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McCulloch Pitts Neurons (page 10)

Author: Michael Marsalli
Additional Credits:
Funding
This module was supported by National Science Foundation Grants #9981217 and #0127561.

From your computer explorations in the previous section, you perhaps came to the conclusion that there is no MCP neuron that has the same output as the XOR function.  Indeed, no matter what the choice of initial weights, it appeared that the Hebbian learning process never seemed to settle on a fixed list of weights.  Every pass through the list of inputs seemed to rescramble the weights.  In fact, it is true that there is no single MCP neuron that matches the XOR function. While your explorations are evidence for this fact, the explorations by themselves can't prove this.  After all, there are an infinite number of possible choices for inital weights.  Maybe there is a good choice of initial weights that will lead to the XOR function.  In this section, we'll give a proof that no two input MCP neuron can have the same output as the XOR function.

We'll suppose that there is a two input MCP neuron with the same output as the XOR function.  Then we'll show that this supposition would lead to a false statement.  So the supposition itself must not be false, i.e. there can't be such an MCP neuron.

So suppose the weights of our neuron are w0, w1, and w2.  Now the XOR function gives 0 for an input of (0,0).

So our MCP neuron must have the same output.  But this means that w0*1 + w1*0 + w2* 0 < 0.  So w0 < 0.

Thus   -w0 > 0.

The XOR function also has output  0 for the input (1,1).  So our MCP neuron must have  w0*1 + w1*1 + w2* 1 < 0.

So w0 + w1 + w2 < 0.

The XOR function has output 1 for the inputs (1,0) and (0,1).  This means our MCP neuron must have

w0*1 + w1*1 + w2* 0  >= 0  and w0*1 + w1*0 + w2* 1 >= 0.  Thus w0 + w1 >= 0  and w0 +w2 >=  0.

We now have four inequalities for the three weights w0, w1, and w2.

  1.  -w0 > 0
  2. w0 + w1 + w2 < 0
  3. w0 + w1<= 0
  4. w0 +w2 <= 0

If we add inequalites 3 and 4, we obtain  2*w0 + w1 +w2 <= 0.  Now  if we add inequality 1 to this inequality, we obtain  w0 + w1 + w2 <=  0.  But this clearly contradicts inequality 2. Thus no MCP neuron can have all four of these inequalties be true.  Thus no MCP neuron can have the same output as the XOR function.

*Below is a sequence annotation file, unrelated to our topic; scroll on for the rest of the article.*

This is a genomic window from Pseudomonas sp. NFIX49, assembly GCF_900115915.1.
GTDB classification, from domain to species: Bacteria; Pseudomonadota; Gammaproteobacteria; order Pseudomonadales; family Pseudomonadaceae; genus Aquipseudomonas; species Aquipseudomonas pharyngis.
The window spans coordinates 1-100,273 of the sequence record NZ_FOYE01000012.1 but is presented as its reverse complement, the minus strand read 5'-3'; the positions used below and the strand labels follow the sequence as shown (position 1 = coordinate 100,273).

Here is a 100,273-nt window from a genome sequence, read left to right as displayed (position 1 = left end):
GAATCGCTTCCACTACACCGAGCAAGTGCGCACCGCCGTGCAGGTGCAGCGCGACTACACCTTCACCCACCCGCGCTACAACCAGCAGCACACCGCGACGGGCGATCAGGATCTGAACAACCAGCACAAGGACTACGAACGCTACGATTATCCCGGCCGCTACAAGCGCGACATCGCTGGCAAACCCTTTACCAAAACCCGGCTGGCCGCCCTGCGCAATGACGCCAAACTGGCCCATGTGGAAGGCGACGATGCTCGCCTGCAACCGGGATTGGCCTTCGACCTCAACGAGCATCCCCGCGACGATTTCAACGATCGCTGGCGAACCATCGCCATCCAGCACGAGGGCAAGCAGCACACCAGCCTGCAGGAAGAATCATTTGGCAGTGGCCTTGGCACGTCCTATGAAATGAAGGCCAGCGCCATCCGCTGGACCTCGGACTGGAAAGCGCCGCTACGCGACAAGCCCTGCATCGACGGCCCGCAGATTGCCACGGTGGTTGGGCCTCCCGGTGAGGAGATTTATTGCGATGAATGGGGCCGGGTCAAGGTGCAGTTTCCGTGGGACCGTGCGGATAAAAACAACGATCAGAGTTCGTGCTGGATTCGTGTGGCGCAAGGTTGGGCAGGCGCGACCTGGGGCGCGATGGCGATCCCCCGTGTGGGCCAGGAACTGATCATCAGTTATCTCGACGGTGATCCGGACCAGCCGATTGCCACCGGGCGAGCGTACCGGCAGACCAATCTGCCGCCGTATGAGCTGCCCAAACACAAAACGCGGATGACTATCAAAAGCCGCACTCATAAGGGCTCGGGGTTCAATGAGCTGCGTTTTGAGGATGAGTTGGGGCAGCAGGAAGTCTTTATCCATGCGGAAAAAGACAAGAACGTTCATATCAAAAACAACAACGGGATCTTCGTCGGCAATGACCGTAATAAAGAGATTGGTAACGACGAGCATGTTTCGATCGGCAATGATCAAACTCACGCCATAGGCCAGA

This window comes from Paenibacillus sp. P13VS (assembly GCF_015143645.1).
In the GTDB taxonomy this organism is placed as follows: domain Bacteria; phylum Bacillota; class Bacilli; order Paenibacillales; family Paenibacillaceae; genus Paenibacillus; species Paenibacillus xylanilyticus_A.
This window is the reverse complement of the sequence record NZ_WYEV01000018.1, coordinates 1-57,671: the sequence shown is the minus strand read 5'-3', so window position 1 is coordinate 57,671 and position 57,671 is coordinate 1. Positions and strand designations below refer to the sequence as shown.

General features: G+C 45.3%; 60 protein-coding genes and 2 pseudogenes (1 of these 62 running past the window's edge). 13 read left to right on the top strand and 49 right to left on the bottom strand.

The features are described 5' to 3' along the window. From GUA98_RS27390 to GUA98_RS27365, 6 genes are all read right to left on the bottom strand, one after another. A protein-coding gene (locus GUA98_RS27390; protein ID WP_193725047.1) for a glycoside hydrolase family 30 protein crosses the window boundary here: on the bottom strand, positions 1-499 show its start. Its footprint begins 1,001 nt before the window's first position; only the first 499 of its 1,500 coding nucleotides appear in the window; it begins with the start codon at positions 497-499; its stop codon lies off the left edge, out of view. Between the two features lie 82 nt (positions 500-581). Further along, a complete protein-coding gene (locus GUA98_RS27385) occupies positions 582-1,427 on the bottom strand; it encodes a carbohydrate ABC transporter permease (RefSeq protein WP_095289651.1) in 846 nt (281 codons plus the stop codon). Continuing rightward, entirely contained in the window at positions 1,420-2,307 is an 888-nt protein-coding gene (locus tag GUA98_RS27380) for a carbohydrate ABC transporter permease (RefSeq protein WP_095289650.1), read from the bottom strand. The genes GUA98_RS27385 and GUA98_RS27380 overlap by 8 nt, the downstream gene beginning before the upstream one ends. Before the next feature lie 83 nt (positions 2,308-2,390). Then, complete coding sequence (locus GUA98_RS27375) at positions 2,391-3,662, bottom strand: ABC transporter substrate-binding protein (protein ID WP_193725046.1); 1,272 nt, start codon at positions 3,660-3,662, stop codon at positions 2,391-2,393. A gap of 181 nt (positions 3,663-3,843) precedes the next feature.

We've proved that there is a fundamental limitation on the type of function that can be obtained by a two input MCP neuron. In particular, not all logic functions are two input MCP neurons. We've showed this for the XOR function. Are there any other logic functions that are not MCP neurons ?

Exercise.  For each of the sixteen logic functions, either find an MCP neuron that has the same output, or prove that the logic function can't be an MCP neuron.

Although a single two input MCP neuron can't produce an XOR function, perhaps if we connect some two input MCP neurons together, we can produce a network of MCP neurons that have the desired result.  In fact, as we'll see, this idea works. McCulloch and Pitts essentially showed that any function that takes n inputs, each of which is 0 or 1, and produces an output of 0 or 1 can be reproduced by a network of  MCP neurons.

Now we'll see how to produce the XOR function using a network of two input MCP neurons.  Below we give tables for the three MCP neurons that we'll link together in a network.  We use A1, A2, and A3 to denote the outputs of the three MCP neurons.

Table 9
MCP Neuron with w1= 1, w2= -1, and T= 0.5
x1
x2
A1
1
1
0
1
0
1
0
1
0
0
0
0


Table 10
MCP Neuron with w1= -1, w2= 1, and T= 0.5
x1
x2
A2
1
1
0
1
0
0
0
1
1
0
0
0


Table 11
MCP Neuron with w1= 1, w2= 1, and T= 0.5
x1
x2
A3
1
1
1
1
0
1
0
1
1
0
0
0

The network will be constructed by sending the inputs x1 and x2 to each of the MCP neurons A1 and A2.  The outputs from A1 and A2 will then be sent as inputs to A3.  We will then have the following table.

Table 12
MCP Network of A1, A2, and A3
x1
x2
A1
A2
A3
1
1
0
0
0
1
0
1
0
1
0
1
0
1
1
0
0
0
0
0

Note that the ouput A3 is indeed the XOR function of the inputs x1 and x2, but this was achieved by inserting two other MCP neurons in between the inputs and the final MCP neuron.

In their paper McCulloch and Pitts essentially showed that any function which assigns a 0 or 1 to a fixed number of inputs, each of which are either 0 or 1, can be reproduced by a network of MCP neurons. It thus seems that networks of MCP neurons are remarkably flexible and general.  Indeed this is the hope of much research on neural networks, but as we shall see there were some obstacles that had to be overcome.


Copyright: 2006


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